16.    #36  
    Quote Originally Posted by tonyb81 View Post
    To all that appose this patch for blocking ads on apps, how do you feel about it blocking ads on websites?
    IMO, I think that if it's a site you regularly visit, you should not block their ads. Each time you visit their site, your costing them money. They don't get to pay $10.95/m for hosting and bandwidth for them is not free and unlimited. For some users blocking Ads on a PC is a good safety practice, but I would say that does not generally apply to reputable website.

    Do you block Precentral.net ADs? How do you help them pay their bills?
  17. tonyb81's Avatar
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    #37  
    Quote Originally Posted by gobanjoboy View Post
    IMO, I think that if it's a site you regularly visit, you should not block their ads. Each time you visit their site, your costing them money. They don't get to pay $10.95/m for hosting and bandwidth for them is not free and unlimited. For some users blocking Ads on a PC is a good safety practice, but I would say that does not generally apply to reputable website.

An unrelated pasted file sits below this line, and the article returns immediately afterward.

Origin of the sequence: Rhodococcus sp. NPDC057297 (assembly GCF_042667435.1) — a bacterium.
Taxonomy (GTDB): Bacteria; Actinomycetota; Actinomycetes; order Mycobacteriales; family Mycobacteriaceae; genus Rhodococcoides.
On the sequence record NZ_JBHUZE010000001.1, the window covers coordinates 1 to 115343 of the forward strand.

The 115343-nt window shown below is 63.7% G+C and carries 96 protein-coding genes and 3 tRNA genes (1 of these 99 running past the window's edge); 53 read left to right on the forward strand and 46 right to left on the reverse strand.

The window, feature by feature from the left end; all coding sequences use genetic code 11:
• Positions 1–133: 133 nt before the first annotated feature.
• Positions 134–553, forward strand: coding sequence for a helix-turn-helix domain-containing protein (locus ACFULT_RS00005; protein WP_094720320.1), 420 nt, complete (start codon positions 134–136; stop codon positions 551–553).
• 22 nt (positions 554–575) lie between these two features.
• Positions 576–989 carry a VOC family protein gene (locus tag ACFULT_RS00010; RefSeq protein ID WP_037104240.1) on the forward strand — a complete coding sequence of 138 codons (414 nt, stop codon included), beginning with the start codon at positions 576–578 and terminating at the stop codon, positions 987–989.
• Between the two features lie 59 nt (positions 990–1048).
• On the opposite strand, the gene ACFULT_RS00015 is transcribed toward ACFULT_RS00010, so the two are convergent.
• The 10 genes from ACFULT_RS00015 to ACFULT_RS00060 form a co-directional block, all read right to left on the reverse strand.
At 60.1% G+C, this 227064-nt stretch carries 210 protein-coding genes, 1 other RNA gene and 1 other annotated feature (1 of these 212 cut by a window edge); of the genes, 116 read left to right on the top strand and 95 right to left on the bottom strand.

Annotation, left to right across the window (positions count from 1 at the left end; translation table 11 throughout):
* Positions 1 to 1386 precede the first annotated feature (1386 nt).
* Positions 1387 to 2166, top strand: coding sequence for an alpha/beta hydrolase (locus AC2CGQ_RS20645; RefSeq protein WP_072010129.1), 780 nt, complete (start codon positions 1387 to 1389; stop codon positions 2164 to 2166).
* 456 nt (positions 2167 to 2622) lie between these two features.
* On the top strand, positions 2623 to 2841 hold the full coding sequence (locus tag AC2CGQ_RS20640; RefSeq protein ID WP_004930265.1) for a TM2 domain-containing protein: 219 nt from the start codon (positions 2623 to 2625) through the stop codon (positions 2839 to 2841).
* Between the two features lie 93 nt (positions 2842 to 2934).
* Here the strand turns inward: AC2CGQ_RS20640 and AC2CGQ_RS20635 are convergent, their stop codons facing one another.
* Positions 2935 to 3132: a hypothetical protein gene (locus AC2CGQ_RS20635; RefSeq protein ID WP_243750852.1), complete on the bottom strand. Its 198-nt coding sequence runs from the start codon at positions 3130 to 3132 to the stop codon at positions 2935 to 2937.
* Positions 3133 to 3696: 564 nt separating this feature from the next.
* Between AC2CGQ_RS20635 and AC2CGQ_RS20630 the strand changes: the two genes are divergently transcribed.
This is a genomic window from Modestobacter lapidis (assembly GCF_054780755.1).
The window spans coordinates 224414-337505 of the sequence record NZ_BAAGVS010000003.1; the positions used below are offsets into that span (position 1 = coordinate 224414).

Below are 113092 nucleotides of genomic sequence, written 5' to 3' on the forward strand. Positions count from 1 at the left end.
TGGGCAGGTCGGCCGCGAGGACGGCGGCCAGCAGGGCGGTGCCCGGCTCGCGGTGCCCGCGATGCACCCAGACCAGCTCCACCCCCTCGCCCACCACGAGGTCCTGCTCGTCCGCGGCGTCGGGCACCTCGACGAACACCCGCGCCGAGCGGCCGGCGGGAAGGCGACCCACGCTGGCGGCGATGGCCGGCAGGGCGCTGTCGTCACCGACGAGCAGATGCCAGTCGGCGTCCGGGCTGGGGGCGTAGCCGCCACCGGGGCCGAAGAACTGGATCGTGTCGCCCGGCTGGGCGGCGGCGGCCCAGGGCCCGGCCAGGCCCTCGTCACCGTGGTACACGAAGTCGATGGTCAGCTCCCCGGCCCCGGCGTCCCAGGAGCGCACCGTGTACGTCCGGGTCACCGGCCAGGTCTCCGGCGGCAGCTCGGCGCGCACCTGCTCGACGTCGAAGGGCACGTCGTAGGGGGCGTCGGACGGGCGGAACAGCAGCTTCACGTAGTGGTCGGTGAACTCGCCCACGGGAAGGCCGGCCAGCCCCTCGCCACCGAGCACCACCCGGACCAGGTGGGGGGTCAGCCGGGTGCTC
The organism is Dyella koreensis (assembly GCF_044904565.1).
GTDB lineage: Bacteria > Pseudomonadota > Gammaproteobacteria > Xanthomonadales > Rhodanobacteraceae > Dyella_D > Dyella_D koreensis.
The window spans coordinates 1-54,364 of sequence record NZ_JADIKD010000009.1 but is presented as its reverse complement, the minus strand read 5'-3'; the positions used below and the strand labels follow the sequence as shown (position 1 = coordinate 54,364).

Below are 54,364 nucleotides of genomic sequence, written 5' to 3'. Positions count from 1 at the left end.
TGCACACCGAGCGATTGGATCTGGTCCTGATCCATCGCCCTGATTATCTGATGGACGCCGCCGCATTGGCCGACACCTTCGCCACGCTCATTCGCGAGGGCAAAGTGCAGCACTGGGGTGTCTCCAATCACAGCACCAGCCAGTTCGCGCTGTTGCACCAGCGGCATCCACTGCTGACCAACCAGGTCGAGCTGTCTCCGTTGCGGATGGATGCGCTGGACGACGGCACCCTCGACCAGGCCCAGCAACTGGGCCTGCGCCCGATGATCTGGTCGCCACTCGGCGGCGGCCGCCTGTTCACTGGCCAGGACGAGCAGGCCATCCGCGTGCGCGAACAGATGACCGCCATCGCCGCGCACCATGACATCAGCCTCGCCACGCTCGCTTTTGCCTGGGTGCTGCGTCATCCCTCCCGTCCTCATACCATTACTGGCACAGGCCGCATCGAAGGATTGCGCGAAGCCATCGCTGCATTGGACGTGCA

Do you block Precentral.net ADs? How do you help them pay their bills?
    So its ok to block ads from other websites you may not frequent. I do not have a single ad block program on my pc or cellphone. The whole "safety practice" line is pure bullcrap. If you are going to websites that seem fishy and have unsafe ads, you shouldn't be there anyway. It's not a good reason to justify removing ads altogether.
  18.    #38  
    Quote Originally Posted by tonyb81 View Post
    So its ok to block ads from other websites you may not frequent.
    "not frequent" meaning...casually surfing.. sites one never been to before or hit once every two months or whatever.

    I do think that if a site bombards you with ads and keeps you from getting to the content or tries to trick you, then that is a different matter. Users should not be abused and the other way around applies also.